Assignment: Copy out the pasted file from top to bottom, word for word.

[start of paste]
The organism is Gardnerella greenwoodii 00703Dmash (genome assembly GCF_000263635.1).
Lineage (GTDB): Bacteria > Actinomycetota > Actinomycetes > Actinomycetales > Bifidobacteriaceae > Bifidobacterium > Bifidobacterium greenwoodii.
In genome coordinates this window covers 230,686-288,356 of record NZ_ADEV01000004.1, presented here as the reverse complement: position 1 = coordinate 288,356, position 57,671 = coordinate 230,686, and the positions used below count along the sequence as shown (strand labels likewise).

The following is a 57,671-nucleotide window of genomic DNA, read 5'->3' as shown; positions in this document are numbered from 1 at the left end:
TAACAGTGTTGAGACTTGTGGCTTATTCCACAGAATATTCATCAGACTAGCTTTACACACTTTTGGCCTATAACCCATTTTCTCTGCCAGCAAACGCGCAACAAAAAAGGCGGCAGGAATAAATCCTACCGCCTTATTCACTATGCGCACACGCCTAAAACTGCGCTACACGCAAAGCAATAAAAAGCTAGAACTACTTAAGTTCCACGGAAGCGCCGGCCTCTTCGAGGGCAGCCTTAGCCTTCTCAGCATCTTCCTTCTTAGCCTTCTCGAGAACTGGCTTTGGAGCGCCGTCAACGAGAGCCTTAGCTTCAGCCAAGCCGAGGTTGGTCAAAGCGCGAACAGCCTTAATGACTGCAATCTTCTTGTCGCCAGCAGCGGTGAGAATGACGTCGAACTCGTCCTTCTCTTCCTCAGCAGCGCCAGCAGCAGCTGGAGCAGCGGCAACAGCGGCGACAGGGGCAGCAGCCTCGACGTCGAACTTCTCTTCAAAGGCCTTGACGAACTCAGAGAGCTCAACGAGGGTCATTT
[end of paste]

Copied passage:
The organism is Gardnerella greenwoodii 00703Dmash (genome assembly GCF_000263635.1).
Lineage (GTDB): Bacteria > Actinomycetota > Actinomycetes > Actinomycetales > Bifidobacteriaceae > Bifidobacterium > Bifidobacterium greenwoodii.
In genome coordinates this window covers 230,686-288,356 of record NZ_ADEV01000004.1, presented here as the reverse complement: position 1 = coordinate 288,356, position 57,671 = coordinate 230,686, and the positions used below count along the sequence as shown (strand labels likewise).

The following is a 57,671-nucleotide window of genomic DNA, read 5'->3' as shown; positions in this document are numbered from 1 at the left end:
TAACAGTGTTGAGACTTGTGGCTTATTCCACAGAATATTCATCAGACTAGCTTTACACACTTTTGGCCTATAACCCATTTTCTCTGCCAGCAAACGCGCAACAAAAAAGGCGGCAGGAATAAATCCTACCGCCTTATTCACTATGCGCACACGCCTAAAACTGCGCTACACGCAAAGCAATAAAAAGCTAGAACTACTTAAGTTCCACGGAAGCGCCGGCCTCTTCGAGGGCAGCCTTAGCCTTCTCAGCATCTTCCTTCTTAGCCTTCTCGAGAACTGGCTTTGGAGCGCCGTCAACGAGAGCCTTAGCTTCAGCCAAGCCGAGGTTGGTCAAAGCGCGAACAGCCTTAATGACTGCAATCTTCTTGTCGCCAGCAGCGGTGAGAATGACGTCGAACTCGTCCTTCTCTTCCTCAGCAGCGCCAGCAGCAGCTGGAGCAGCGGCAACAGCGGCGACAGGGGCAGCAGCCTCGACGTCGAACTTCTCTTCAAAGGCCTTGACGAACTCAGAGAGCTCAACGAGGGTCATTT